From: "Biographical Review of Cass, Schuyler and
Brown Counties, Illinois 1892", by Biographical Review Publishing
Company, Chicago, Illinois; pages 590-591, a reprinted by Stevens
Publishing Co., Astoria, Ill., 1971, is sold by the Schuyler County
Historical Society, Rushville, Illinois.
Mrs. Mary (Peters) Jackson was born in Alleghany county,
Virginia, February 18, 1820, a daughter of John Peters. The father was
also a Virginian, and was reared and married in his native State; he
purchased land, owned slaves and was in very good circumstances at tone
time; he endorsed notes for other parties, which he had to pay, and as
the sums were heavy his property was swept away. He resided in Virginia
until 1825, and then emigrated to Missouri, where he spent the
remainder of his days. His wife's maiden name was Catherine Lane, a
native of Virginia; she came from Missouri to Illinois, and here passed
the last years of her life with her children in Schuyler county. Mrs.
Jackson was a young child when her parents removed to Missouri, and at
the age of eight years she came to Illinois with her sister and
brother-in-law, Allen Persinger. The country was then sparsely settled,
deer and wild turkeys were plentiful, and the privations of the pioneer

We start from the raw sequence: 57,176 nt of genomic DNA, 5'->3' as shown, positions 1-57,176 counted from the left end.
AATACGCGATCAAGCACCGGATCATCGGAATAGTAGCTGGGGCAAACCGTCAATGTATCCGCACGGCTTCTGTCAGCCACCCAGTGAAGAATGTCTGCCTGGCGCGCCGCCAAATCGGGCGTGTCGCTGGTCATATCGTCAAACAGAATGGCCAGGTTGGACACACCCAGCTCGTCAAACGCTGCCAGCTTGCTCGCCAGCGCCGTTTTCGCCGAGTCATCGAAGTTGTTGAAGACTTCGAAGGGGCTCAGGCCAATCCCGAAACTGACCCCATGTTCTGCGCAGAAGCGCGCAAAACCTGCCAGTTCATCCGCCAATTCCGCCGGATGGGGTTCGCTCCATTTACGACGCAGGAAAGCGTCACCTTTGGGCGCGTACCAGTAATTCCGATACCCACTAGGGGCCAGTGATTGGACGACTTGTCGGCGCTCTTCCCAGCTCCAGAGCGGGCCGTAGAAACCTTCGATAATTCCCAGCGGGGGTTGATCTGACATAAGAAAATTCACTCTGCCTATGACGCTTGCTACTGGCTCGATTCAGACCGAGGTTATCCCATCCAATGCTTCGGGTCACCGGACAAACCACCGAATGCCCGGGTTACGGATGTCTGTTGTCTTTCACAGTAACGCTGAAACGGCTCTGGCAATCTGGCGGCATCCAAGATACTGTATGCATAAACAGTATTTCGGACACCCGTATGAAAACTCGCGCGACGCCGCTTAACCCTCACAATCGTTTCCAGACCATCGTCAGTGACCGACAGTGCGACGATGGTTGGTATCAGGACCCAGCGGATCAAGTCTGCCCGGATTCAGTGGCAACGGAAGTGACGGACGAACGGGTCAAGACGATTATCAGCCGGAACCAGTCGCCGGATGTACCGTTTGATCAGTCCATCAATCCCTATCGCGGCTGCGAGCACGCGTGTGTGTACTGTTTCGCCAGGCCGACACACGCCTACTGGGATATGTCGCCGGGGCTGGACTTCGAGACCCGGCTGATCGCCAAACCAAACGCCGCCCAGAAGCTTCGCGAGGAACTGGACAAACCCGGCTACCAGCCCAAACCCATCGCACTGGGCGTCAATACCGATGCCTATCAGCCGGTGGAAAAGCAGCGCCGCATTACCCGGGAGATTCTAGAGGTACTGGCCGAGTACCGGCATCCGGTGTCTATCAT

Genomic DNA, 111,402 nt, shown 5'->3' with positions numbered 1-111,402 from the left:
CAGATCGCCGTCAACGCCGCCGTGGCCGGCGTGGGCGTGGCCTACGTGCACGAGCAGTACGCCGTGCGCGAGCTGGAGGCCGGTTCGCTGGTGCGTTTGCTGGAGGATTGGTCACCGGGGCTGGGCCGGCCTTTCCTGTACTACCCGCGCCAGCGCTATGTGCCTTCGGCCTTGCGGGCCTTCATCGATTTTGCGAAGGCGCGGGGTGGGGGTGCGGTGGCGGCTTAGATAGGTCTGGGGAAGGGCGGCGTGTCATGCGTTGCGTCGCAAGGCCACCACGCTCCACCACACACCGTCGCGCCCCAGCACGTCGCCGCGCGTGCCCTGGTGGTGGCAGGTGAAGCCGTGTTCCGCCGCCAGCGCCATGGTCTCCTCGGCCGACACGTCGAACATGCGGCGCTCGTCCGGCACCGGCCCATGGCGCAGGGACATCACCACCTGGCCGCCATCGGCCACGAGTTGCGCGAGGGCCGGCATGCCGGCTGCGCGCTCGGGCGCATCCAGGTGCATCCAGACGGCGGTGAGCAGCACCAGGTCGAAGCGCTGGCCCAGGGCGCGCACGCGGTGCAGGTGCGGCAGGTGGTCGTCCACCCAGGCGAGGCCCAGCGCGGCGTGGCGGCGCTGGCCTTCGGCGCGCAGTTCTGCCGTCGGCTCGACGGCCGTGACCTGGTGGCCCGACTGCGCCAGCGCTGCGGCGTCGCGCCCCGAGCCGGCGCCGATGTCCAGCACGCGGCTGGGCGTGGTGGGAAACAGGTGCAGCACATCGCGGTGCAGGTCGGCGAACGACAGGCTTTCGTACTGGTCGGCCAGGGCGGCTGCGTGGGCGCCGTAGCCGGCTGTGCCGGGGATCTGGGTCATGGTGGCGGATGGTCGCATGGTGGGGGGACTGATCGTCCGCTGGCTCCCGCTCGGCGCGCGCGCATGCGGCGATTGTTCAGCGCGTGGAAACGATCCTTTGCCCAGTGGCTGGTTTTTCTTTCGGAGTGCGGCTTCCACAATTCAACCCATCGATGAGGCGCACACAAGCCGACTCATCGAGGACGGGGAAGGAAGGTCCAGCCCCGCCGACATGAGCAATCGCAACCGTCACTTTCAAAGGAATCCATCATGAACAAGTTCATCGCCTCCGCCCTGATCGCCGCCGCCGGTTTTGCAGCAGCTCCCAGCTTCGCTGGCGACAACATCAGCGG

were many. Mrs. Jackson lived with her sister until her marriage,
September 3, 1835, when she was united to Jeremiah Jackson.
Mr. Jackson was born in North Carolina, November 27, 1807, a son
of James and Mary Jackson. He emigrated to Illinois about the year
1826, and was one of the pioneers of Schuyler county. Two years after
his marriage he purchased the farm now occupied by his widow and
engaged in agricultural pursuits, which he followed until his death in
Mrs. Jackson has reared a family of nine children: Martha J.
Chitwood, died in Nebraska; Harriet Riley is a resident of Missouri;
Andrew J. served in the late war in the One Hundred and Fifteenth
Illinois Volunteer Infantry, and died before the war was ended; John
was a member of the same regiment, and now resides in Kansas; Jesse,
enlisted twice in the late war, and is now a citizen of the State of
Washington; Calvin and Garrett live in Nebraska; Emrita Kokenours and
Mary McCormick are residents of Schuyler county. Mrs. Jackson belongs
to the Methodist Episcopal Church, of which her husband was also a
consistent member. Politically he affiliated with the Democratic party.